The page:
Definition: An IDS (Intrusion Detection System) is a device or application used to inspect all network traffic and alert the user or administrator when there has been unauthorized attempts or access. The two primary methods of monitoring are signature-based and anomaly-based. Depending on the device or application used, the IDS can either simply alert the user or administrator or it could be set up to block specific traffic or automatically respond in some way.
Signature-based detection relies on comparison of traffic to a database containing signatures of known attack methods. Anomaly-based detection compares current network traffic to a known-good baseline to look for anything out of the ordinary. The IDS can be placed strategically on the network as a NIDS (network-based intrusion detection) which will inspect all network traffic or it can be installed on each individual system as a HIDS (host-based intrusion detection) which inspects traffic to and from that specific device only.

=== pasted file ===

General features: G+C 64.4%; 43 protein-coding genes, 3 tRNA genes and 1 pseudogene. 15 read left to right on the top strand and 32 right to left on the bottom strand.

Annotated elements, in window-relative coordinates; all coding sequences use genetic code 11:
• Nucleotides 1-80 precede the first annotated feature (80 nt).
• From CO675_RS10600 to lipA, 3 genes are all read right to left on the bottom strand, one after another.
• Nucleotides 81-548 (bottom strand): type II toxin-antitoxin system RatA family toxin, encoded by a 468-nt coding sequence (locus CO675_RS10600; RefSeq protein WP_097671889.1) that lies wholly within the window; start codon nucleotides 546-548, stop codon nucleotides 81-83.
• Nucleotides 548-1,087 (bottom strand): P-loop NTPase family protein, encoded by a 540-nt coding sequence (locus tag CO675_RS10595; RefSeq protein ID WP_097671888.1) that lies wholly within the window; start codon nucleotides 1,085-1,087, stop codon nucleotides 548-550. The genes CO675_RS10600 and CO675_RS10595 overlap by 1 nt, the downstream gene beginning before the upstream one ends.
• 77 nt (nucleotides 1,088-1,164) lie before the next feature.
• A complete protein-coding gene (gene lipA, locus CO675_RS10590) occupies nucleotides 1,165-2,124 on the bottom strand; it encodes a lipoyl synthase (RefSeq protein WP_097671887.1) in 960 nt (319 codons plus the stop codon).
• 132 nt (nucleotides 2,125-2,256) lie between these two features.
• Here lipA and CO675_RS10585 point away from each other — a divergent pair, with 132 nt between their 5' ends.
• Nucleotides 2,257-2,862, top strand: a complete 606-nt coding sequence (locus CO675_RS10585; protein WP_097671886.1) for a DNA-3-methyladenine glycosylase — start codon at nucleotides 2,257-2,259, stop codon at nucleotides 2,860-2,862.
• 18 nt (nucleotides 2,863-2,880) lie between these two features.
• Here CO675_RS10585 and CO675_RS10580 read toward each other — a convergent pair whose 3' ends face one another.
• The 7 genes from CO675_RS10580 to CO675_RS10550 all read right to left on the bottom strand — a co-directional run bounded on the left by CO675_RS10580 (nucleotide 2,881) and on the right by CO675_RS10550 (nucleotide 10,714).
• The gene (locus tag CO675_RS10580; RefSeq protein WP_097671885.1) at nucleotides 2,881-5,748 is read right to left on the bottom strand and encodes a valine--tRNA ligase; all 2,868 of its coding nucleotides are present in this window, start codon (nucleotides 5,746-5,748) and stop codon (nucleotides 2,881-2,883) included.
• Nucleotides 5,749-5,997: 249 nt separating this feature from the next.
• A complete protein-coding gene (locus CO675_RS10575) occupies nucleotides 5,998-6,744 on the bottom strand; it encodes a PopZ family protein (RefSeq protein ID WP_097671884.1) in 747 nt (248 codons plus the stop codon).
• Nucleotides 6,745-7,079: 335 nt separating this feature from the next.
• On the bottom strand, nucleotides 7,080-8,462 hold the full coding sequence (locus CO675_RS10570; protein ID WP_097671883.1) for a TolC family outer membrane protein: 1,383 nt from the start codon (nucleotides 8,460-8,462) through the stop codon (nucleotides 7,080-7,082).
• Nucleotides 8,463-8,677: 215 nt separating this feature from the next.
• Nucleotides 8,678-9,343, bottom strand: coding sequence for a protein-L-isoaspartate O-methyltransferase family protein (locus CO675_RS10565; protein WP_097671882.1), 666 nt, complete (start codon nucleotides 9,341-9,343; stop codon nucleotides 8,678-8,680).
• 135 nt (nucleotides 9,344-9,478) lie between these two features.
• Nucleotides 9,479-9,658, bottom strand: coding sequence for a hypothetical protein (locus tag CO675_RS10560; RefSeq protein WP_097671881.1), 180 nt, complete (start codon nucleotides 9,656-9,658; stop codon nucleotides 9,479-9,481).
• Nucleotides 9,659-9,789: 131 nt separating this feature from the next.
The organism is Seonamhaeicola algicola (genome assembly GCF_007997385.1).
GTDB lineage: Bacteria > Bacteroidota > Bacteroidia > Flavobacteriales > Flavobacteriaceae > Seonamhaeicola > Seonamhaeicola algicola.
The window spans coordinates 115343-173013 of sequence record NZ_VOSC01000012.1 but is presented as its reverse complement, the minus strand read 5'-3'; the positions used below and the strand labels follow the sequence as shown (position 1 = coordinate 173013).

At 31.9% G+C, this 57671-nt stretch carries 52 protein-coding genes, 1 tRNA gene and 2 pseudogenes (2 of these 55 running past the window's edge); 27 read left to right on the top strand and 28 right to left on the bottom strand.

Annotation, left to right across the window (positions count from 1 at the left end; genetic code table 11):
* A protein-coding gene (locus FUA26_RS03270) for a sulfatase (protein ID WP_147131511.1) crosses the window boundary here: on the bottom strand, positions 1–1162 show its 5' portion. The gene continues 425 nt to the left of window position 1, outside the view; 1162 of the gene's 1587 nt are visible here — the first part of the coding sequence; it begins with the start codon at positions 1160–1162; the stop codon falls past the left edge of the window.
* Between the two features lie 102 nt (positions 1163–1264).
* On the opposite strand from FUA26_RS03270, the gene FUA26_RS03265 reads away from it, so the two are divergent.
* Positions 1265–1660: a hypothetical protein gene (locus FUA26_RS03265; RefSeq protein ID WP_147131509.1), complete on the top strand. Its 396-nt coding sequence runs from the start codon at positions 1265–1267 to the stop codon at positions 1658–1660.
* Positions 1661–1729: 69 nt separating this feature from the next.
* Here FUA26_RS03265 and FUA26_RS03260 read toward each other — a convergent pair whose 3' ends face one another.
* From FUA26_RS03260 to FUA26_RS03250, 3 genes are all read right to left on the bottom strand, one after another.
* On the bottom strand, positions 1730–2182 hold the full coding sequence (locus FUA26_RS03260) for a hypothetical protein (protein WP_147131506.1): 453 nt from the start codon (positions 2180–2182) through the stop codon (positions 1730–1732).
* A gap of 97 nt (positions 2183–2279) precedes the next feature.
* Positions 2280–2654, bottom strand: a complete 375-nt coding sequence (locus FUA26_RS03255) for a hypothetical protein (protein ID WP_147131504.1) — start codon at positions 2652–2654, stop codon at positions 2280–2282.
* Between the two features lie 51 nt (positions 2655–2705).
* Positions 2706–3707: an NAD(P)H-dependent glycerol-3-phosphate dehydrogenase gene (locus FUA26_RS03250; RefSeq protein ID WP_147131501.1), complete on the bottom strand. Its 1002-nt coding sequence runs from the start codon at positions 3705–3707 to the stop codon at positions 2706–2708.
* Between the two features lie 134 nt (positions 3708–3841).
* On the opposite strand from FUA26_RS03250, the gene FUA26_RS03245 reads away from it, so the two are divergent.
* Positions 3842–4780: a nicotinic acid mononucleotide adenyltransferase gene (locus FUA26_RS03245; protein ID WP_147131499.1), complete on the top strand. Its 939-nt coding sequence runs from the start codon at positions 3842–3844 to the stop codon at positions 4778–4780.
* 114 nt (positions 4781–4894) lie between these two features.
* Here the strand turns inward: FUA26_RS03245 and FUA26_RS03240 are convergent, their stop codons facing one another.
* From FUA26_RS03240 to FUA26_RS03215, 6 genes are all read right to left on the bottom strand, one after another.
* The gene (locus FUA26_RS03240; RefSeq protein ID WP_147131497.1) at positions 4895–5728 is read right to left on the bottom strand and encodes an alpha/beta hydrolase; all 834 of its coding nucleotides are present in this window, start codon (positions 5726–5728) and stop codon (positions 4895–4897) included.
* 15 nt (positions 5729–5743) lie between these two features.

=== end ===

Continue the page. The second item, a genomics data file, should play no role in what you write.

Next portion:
Also Known As: Intrusion Detection System, HIDS (Host Intrusion Detection System), NIDS (Network Intrusion Detection System)
- Detecting Anomalies with ‘Project Caspian’ - February 19, 2024
- The Strategic Partnership Elevating API and Endpoint Security - February 15, 2024
- Simplifying Cybersecurity from Confusion to Clarity - February 12, 2024